The iron clads are flourishing. I believe they are being painted; though I hear they captured a blockade runner last night, or one of the rebel rams, which it is rumored was coming out to raise the blockade. I don’t know if this be true, as I have had no chance of learning anything definite. But I know there was a grand pow-wow on the water last night about 11 o’clock, as the big guns were bellowing at a great rate, the flag vessel was signalizing rapidly, and taken altogether, I guess there was something of the ram kind or neutral traders around.

The subscriptions and collections towards the monument to Col.  Robert G. Shaw have reached the sum of $1472, and it is proposed that the 54th contribute $1000. But we think the place proposed for its erection inexpedient, however much in keeping with poetic fitness. It is seriously proposed to erect it at the foot of Wagner’s parapet, facing Fort Sumter. Now the manner and place where the hero fell will be known in history; a monument does not of necessity need to be placed where a hero fell; its place is some city or town, where people can see it.  When we propose to erect a monument on some desolate island like this, it is simply creating a Mecca in the nineteenth century, where the race supposed to be benefited by the contest, which cost the hero his own; and even should they be subjugated, which is stronger than conquered, it would ill become us to flaunt our success by raising monuments to our fallen heroes on their soil. Massachusetts is big enough to furnish a spot sufficient to honor one of her own soldiers; and I doubt not she would be very proud to have within her lines a monument of every son who has fallen in this trying war. We are ready to put in our mite, but we would rather see it raised on old Massachusetts soil.  The first to say a black was a man, let her have the first monument raised by black men’s money, upon her good old rocks.


Morris Island, S.C.,

Oct. 3, 1863.

Mr. Thomas Hamilton—Dear Friend:

It has been a long time since I wrote you in my old-fashioned way. I have not sent you a line since my advent as a soldier. I thank God that I am at last in a position to learn to be a soldier. I believe that since the chieftains of the slavery party have sought and obtained the arbitrament of the bullet in their question of control of power with the Freedom party, every man should become a soldier, ready to do and to die in defence of freedom. Every Christian and enlightened man desires to see great principles and measures triumph through peaceful means, where reason rules her just sway, and amenity, conciliation, and love, take the place of hatred, passion and revenge.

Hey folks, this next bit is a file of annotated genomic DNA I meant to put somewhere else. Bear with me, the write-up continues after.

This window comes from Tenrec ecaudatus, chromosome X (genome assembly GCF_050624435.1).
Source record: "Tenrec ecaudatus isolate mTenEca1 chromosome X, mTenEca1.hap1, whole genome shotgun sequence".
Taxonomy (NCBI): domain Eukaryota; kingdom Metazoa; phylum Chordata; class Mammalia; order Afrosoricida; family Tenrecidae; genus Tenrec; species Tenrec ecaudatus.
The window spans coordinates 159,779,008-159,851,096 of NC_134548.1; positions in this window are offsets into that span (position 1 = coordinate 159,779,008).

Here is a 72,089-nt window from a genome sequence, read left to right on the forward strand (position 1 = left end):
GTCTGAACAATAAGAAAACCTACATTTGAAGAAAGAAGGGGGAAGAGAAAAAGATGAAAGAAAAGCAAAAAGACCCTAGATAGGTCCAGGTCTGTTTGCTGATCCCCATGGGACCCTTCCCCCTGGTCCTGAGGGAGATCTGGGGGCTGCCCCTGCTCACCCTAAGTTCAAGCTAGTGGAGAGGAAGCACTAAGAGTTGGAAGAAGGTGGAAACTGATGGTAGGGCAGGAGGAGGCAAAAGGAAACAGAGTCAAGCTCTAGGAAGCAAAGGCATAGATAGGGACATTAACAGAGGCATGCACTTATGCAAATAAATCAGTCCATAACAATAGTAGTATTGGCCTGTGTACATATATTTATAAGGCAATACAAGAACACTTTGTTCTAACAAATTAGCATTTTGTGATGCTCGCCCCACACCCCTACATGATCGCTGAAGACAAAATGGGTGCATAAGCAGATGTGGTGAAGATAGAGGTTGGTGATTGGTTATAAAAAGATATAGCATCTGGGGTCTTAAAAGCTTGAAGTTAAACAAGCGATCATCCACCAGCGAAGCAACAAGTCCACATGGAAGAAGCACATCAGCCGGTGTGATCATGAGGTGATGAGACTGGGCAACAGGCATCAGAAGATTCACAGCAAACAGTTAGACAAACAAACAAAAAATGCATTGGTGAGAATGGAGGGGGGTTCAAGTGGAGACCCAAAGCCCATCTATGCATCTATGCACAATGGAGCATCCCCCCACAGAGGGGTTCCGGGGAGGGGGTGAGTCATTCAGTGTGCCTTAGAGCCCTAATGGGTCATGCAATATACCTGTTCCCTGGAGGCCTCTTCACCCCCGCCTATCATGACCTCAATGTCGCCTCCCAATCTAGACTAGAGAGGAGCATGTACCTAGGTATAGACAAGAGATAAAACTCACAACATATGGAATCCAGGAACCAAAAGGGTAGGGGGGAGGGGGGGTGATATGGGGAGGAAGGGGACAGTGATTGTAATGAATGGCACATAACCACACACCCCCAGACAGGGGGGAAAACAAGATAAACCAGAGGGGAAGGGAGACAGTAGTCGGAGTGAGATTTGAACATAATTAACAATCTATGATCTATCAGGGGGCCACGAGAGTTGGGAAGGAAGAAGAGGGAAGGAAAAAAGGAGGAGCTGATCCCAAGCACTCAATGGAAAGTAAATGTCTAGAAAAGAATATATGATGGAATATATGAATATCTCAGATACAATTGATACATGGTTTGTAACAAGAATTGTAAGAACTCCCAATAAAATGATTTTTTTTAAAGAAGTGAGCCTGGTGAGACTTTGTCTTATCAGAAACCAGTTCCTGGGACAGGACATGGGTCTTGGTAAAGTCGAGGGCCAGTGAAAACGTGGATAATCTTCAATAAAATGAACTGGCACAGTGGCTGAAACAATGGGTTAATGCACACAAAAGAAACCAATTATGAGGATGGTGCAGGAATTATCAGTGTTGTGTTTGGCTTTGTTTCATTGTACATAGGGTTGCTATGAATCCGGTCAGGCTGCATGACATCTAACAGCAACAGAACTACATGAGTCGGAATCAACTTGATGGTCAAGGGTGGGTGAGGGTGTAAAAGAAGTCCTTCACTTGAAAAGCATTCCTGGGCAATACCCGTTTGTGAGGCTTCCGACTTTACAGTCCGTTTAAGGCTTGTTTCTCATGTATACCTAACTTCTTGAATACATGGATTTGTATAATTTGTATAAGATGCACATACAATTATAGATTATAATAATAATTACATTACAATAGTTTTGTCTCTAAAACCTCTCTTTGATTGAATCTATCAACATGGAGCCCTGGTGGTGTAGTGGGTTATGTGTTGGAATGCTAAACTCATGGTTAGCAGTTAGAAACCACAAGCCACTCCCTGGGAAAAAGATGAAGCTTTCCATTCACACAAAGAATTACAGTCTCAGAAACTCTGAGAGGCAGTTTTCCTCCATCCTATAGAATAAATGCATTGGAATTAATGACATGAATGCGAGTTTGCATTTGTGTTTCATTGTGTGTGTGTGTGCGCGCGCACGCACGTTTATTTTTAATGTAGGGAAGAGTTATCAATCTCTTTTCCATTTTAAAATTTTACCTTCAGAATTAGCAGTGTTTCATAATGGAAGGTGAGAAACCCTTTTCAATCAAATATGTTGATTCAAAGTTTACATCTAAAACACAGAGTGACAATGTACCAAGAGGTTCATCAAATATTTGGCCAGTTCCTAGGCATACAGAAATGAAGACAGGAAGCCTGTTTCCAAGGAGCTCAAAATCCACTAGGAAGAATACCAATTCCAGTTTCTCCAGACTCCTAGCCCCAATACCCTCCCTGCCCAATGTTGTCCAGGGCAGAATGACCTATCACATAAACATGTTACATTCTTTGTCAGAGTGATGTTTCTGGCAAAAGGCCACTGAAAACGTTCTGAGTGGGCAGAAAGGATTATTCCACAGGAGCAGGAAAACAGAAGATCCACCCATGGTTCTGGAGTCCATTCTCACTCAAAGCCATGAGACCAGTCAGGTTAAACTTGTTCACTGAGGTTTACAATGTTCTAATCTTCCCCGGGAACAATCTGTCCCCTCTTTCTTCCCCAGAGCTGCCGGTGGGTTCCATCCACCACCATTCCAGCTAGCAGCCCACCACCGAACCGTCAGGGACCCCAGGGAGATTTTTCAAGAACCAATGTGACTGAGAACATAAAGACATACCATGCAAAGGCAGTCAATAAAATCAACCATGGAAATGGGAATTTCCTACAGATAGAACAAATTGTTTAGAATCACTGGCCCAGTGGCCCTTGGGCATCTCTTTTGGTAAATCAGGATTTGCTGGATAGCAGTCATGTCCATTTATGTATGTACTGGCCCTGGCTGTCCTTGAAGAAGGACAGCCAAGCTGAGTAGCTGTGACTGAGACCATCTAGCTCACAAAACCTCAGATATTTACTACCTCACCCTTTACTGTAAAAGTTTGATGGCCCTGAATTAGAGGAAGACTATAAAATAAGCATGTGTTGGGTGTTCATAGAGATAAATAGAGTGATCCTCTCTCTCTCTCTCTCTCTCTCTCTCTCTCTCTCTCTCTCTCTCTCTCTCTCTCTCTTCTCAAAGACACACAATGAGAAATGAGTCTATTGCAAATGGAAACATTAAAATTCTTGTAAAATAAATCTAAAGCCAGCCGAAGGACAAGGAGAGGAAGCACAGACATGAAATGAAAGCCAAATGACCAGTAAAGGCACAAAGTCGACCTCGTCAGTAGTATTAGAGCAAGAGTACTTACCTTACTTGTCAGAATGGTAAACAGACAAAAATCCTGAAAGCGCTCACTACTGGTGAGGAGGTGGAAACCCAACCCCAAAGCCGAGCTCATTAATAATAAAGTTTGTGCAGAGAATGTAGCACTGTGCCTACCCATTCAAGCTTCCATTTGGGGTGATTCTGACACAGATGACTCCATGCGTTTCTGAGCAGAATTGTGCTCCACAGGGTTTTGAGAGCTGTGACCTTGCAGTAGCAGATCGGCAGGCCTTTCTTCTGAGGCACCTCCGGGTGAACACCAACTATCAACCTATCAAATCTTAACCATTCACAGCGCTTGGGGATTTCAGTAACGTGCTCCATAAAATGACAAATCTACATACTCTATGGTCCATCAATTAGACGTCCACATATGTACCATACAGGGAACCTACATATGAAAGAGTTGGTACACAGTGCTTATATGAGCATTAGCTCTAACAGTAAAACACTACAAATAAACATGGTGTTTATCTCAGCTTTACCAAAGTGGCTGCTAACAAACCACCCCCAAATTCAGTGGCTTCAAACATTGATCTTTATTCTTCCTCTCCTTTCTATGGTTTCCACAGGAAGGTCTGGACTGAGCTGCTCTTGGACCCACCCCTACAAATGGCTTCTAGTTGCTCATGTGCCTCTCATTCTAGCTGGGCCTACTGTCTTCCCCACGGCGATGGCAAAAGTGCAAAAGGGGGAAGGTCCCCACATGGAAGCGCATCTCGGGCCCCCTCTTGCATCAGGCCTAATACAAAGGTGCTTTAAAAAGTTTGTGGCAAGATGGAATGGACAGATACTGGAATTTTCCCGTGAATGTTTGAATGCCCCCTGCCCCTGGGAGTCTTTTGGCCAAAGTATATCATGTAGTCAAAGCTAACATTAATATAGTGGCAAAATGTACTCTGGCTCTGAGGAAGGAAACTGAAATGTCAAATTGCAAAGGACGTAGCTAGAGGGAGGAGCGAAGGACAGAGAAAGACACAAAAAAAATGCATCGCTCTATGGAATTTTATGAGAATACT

The present century has been immortalized with the grandest reforms. From the abolition of the slave trade in 1808 down to the freeing of the Danish colonies, peaceful reform seems to have marched steadily on. Science, art and invention, a noble sisterhood, sat in counsel and astonished the world with their achievements. The very elements seemed to pay homage to the genius and skill of man. No man dare say what human ingenuity may not accomplish. The enlightened statesmen have in America hoped to secure the annihilation of every wrong and injustice through the agency of that power which Talleyrand considered more irresistible than the proudest and most powerful potentate, namely “public opinion.” The slavery party is arraigned at the bar of “public opinion.” Its vile vision is tortured and haunted by the wild spirit of reform. This is a subtle spirit. The engines of warfare cannot impede its progress. It is deathless and omnipresent. It underlies all the pageantry and misery of this gigantic war, The slavery party aims to plunge the country into disorder and anarchy and to establish by force of arms their hell-born system. There is but one alternative left to the freedom party if it would avert terrorism, proscription, and humiliation: ‘Tis steel for steel; bullet for bullet; life for life; man for man; blood for blood.

These are some of the notions that led me to join the 54th Mass. Volunteer Infantry. And again I thought that the true interests of all classes of men in our country depended on the success of our party. That they were the true representatives of the newest and best form of government ever established for the government of mankind and are the highest, noblest, and most progressive type of civilization. I can not see on what ground any man can discourage enlistments. Some urge that the treatment of colored citizens is exceptionable— that the guarantees of freedom vouchsafed to us by the government are tardy and doubtful—that some of our representative men, those who are considered the exponents of the principles of the freedom party are as bitter in their assaults on our race and as prejudiced as those of the slavery party. This is true, but these questions are only incidental in their character and cannot effect the general and fundamental principles and theories of the party: It must be remembered that the other class have suffered a slavery of the mind, just as brutalizing, just as debasing as that physical or social thraldom our class are suffering. It is prejudice and a disregard of the inalienable rights of their fellow men. Their notions of justice are so blinded they can without the least remorse rob their fellow-men of every sacred right. These men are to be elevated and their mental or moral condition must be ameliorated, just the same as the condition of those of our class who are debased by slavery should be ameliorated. They deserve  the same pity and commiseration that the poor black slave does and  we should “pass their imperfection by  just as willingly. Let us be 1 charitable and contend only for the principles of liberty, government and civilization.